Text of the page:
Surgery

Mice aged 8–12 weeks were anesthetized with isoflurane and placed into a stereotaxic frame. Electroencephalogram (EEG) head implants (Pinnacle Technology, Inc.) were placed as previously described (Clasadonte et al., 2014). After surgery, mice were subcutaneously injected with buprenorphine (0.08 mg/kg) and lactated Ringer’s solution, and fed moistened rodent food. After 5 days of postoperative recovery, lightweight recording cables were connected to the head implants and mice were placed in Circular Plexiglas cages (Pinnacle Technology, Inc.) and acclimated for a week.

Data Acquisition

Electroencephalography/electromyography activity was continuously monitored for 48 h. EEG/EMG activity starting at Zeitgeber time (ZT) 0 was measured for 24 h (baseline), followed by 6 h of sleep deprivation enforced by gentle handling. EEG/EMG activity was monitored during the 6 h of sleep deprivation and 18 h of recovery sleep. During data acquisition, EEG signals were high pass filtered at 0.5 Hz and low pass filtered at 40 Hz. EMG signals were high pass filtered at 0.5 Hz and low pass filtered at 100 Hz. The amplifier system (Pinnacle Technology, Inc.), sampled at 250 Hz with a PAL 8400 data acquisition system (Pinnacle Technology, Inc.).

Vigilance State Scoring and Analysis

Sleep stages were scored visually based on 4 s epochs by a trained experimenter using SleepSign for Animal software (Kissei Comtec). Wakefulness consisted of low-amplitude, high-frequency EEG, and high EMG activity; REM sleep consisted of low-amplitude EEG activity with prominent 5–8 Hz frequency and low EMG activity; NREM sleep consisted of high-amplitude, low-frequency EEG with little EMG modulation. Time spent in each state was expressed as a percentage of the total recording time in 1 h time bins. EEG power spectra of consecutive 4 s epochs [fast Fourier transform (FFT) routine; Hanning window] were calculated. The EEG power during NREM sleep from 0.5 to 1.5 Hz was defined as low frequency slow wave activity (lf-SWA) and was used as a quantitative measure of sleep pressure and homeostatic sleep drive (Franken et al., 2001; Cirelli et al., 2005). The EEG power of lf-SWA during NREM sleep was used to assess hour-by-hour sleep power. Hour by hour lf-SWA was normalized to the last 4 h of the baseline day. The EEG power from 5.0 to 8.0 Hz was defined as theta activity and was used as a measure of theta power. To compare theta power across genotypes, raw data were normalized to 0.5 to 1.5 Hz frequency range. Normalization in this range was chosen because it best represented the raw data and there were no differences in power between wild type and VIPP mice in this frequency range.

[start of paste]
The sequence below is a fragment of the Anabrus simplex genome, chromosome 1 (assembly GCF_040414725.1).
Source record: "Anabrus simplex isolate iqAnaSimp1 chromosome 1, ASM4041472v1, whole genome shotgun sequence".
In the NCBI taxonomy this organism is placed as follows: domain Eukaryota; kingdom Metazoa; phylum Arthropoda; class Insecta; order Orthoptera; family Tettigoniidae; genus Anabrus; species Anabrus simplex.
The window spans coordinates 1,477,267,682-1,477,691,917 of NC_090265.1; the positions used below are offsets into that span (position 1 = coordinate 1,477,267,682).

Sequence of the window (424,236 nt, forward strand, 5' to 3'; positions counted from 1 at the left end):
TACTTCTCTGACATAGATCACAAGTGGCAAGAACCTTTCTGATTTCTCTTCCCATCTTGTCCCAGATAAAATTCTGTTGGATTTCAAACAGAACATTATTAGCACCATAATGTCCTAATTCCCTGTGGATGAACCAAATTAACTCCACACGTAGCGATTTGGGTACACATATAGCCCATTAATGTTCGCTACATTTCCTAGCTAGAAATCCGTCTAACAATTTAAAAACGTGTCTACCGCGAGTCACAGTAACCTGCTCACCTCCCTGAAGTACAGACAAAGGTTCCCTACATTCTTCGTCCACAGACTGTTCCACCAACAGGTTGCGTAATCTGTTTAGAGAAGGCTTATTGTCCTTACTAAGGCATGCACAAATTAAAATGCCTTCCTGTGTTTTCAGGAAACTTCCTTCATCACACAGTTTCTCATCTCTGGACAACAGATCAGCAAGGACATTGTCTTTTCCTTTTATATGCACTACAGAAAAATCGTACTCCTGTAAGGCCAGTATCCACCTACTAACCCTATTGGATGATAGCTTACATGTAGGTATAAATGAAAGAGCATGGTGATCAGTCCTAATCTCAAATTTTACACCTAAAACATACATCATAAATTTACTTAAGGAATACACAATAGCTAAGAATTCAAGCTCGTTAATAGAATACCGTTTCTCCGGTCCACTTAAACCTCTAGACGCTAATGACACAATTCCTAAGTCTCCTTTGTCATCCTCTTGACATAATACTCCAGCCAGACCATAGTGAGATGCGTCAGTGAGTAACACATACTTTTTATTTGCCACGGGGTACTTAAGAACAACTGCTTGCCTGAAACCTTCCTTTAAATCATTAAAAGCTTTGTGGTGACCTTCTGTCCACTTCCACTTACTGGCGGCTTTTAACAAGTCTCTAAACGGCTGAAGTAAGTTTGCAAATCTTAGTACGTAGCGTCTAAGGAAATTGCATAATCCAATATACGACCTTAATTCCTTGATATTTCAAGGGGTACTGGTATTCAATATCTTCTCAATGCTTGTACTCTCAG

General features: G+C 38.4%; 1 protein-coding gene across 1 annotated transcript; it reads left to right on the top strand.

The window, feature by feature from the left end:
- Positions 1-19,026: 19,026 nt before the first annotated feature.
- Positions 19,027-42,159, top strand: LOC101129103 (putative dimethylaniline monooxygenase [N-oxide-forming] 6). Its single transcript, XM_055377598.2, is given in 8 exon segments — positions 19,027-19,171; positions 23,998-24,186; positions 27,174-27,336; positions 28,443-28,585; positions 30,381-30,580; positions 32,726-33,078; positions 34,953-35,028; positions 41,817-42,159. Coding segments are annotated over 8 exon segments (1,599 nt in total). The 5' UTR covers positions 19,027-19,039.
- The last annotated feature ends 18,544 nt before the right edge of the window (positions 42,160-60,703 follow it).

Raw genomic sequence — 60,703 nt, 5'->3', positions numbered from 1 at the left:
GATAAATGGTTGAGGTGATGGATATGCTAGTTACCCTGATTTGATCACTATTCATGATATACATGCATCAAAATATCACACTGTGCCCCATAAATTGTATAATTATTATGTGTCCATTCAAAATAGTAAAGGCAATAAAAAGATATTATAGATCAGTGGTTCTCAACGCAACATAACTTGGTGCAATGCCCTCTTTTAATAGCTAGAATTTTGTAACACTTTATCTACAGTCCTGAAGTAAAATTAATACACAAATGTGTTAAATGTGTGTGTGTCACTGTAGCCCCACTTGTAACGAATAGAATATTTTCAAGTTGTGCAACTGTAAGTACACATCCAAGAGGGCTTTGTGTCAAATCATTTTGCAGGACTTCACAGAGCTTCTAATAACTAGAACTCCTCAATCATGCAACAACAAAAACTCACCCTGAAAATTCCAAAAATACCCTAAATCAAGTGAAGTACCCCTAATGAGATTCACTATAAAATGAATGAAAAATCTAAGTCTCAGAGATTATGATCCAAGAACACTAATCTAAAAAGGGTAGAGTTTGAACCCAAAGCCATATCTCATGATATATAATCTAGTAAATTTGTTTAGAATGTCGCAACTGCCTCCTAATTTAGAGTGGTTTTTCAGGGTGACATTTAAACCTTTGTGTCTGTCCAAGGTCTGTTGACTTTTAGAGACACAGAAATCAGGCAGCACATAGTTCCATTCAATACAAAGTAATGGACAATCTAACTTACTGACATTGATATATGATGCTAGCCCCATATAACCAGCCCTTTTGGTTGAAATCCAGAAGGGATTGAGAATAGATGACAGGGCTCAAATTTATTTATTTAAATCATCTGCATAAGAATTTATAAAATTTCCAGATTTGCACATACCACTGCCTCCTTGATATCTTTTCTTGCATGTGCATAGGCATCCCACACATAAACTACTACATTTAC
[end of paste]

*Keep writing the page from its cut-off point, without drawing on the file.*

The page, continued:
Tissue Processing and Immunohistochemistry

Eight to ten week old animals were cardiac perfused with phosphate buffered saline (PBS) and paraformaldehyde (PFA). The brain was extracted, post-fixed in PFA for 1 h at 4°C, placed overnight in 30% sucrose and frozen at -80°C. Coronal sections (40 μm) were cut, washed with PBS, and permeabilized with 0.1% Triton X-100, 5% horse or goat serum in PBS. Unless otherwise indicated the antibodies used were from Millipore, Temecula, CA, USA. We used mouse NeuN antibody, 1:1000, rabbit NG2 antibody, 1:1000, rabbit GFAP antibody (Sigma, St. Louis, MO, USA), 1:1000, and rabbit Iba1 antibody (Wako Chemicals, Richmond, VA, USA), 1:500. Secondary antibodies conjugated to either Alexa 633 or 568 were used. Sections were mounted and visualized on either Fluoview 1000 confocal microscope (Olympus, Center Valley, PA, USA) or A1 confocal microscope (Nikon, Tokyo, Japan). Venus fluorescence was detected at 515 nm.

Statistics

For all experiments except sleep studies, comparisons between two groups were conducted with Student’s t-test. For sleep studies, comparisons between two groups were made using a Mann–Whitney U test. Groups with multiple data points were compared using two-way repeated measures ANOVA, followed by a Tukey’s post hoc multiple-comparisons test. Statistical significance was defined as p < 0.05. Data are presented as mean ± SEM unless otherwise stated.

Results

Astrocyte-Selective Expression of VIPP Attenuates Astrocytic Ca2+ Signals